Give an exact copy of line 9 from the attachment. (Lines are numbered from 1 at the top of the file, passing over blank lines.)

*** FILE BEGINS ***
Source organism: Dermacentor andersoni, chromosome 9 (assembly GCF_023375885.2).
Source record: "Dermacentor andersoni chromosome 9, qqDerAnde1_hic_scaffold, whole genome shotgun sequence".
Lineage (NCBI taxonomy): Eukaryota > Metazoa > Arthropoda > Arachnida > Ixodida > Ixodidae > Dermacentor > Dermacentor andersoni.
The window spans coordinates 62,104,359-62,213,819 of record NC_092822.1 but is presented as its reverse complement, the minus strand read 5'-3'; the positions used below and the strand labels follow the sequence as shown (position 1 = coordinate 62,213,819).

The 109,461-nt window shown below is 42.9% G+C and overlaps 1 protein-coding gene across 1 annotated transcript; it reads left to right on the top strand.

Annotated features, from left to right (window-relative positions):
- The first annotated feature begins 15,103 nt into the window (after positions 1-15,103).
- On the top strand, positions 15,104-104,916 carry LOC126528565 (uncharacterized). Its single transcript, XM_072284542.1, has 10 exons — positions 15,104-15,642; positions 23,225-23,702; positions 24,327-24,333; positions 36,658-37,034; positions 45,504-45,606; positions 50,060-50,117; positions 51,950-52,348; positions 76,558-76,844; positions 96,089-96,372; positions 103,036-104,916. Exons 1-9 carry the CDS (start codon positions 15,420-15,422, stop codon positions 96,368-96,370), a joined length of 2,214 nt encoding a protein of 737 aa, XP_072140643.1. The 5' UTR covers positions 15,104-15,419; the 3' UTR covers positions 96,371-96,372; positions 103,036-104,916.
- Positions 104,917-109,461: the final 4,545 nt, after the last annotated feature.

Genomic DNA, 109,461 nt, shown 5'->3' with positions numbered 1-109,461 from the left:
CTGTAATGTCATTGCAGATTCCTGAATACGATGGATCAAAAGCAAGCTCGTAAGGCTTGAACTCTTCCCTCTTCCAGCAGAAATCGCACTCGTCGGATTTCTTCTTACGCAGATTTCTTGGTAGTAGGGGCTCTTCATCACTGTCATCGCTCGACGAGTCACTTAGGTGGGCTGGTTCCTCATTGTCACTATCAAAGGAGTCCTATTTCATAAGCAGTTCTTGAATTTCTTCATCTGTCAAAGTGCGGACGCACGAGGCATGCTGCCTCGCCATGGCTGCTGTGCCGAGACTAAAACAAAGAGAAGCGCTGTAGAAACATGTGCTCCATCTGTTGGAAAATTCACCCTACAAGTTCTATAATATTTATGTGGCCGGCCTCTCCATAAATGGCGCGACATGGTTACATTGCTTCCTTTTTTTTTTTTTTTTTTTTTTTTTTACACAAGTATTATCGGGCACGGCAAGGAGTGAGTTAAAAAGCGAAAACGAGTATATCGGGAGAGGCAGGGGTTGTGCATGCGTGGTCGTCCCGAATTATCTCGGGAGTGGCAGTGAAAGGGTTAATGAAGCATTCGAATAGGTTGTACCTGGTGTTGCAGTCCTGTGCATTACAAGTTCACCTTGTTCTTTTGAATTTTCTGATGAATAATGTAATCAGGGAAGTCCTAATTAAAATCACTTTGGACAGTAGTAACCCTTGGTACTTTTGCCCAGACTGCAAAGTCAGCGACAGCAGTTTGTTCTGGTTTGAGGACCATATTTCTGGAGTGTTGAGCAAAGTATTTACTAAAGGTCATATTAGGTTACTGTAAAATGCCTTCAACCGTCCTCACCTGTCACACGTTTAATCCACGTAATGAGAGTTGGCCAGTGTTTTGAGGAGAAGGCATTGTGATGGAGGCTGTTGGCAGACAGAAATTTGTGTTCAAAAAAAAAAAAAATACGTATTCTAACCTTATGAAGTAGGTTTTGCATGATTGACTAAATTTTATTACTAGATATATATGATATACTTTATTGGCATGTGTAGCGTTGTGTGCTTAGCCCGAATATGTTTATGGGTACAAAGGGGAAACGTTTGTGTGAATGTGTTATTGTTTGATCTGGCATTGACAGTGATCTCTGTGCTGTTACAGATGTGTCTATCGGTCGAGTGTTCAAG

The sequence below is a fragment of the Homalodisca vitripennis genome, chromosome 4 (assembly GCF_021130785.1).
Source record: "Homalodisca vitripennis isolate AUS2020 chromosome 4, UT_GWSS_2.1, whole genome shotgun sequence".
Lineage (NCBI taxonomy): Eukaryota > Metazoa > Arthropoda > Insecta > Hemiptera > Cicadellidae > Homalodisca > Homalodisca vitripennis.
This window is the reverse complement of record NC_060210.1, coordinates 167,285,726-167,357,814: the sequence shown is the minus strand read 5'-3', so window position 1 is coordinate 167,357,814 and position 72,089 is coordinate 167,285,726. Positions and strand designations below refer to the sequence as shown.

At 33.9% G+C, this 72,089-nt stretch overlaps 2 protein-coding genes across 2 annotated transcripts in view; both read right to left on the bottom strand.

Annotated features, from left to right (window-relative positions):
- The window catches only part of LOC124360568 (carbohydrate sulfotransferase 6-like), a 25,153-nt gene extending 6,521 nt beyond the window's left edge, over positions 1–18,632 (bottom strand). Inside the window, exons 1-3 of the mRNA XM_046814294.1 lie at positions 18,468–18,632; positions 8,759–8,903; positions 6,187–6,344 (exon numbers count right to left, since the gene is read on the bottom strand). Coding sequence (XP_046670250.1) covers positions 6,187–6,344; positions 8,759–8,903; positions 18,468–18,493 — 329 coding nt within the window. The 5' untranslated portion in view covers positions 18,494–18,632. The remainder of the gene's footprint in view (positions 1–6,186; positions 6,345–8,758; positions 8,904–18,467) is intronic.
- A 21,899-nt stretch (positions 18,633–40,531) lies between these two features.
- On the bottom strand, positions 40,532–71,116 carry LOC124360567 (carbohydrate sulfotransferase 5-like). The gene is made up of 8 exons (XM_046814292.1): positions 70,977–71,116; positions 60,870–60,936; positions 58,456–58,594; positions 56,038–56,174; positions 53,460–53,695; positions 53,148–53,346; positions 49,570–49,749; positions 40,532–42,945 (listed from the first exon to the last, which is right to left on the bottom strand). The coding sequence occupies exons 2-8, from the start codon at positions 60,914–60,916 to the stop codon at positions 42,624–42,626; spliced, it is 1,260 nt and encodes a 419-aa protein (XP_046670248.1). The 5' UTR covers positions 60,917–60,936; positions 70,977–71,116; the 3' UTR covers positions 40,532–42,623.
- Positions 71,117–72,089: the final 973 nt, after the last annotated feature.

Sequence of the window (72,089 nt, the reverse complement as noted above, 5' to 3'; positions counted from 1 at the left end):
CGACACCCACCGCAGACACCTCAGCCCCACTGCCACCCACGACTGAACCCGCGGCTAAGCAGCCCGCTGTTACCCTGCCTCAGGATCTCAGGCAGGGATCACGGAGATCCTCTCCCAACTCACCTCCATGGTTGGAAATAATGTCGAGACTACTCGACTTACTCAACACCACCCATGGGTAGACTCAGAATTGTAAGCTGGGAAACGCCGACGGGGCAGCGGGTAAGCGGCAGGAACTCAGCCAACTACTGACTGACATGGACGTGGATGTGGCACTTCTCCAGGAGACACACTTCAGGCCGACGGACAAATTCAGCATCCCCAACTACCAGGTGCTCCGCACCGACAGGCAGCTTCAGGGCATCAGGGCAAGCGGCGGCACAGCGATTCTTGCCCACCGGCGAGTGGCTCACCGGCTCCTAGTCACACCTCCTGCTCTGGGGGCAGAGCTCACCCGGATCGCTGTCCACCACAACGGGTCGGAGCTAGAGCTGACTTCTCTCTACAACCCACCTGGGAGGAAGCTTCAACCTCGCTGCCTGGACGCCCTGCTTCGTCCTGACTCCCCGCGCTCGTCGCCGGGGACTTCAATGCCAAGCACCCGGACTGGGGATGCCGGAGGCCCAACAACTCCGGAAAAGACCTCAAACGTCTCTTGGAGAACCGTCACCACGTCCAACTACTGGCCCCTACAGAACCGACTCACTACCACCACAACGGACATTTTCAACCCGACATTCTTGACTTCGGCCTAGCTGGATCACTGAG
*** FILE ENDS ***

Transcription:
- Positions 104,917-109,461: the final 4,545 nt, after the last annotated feature.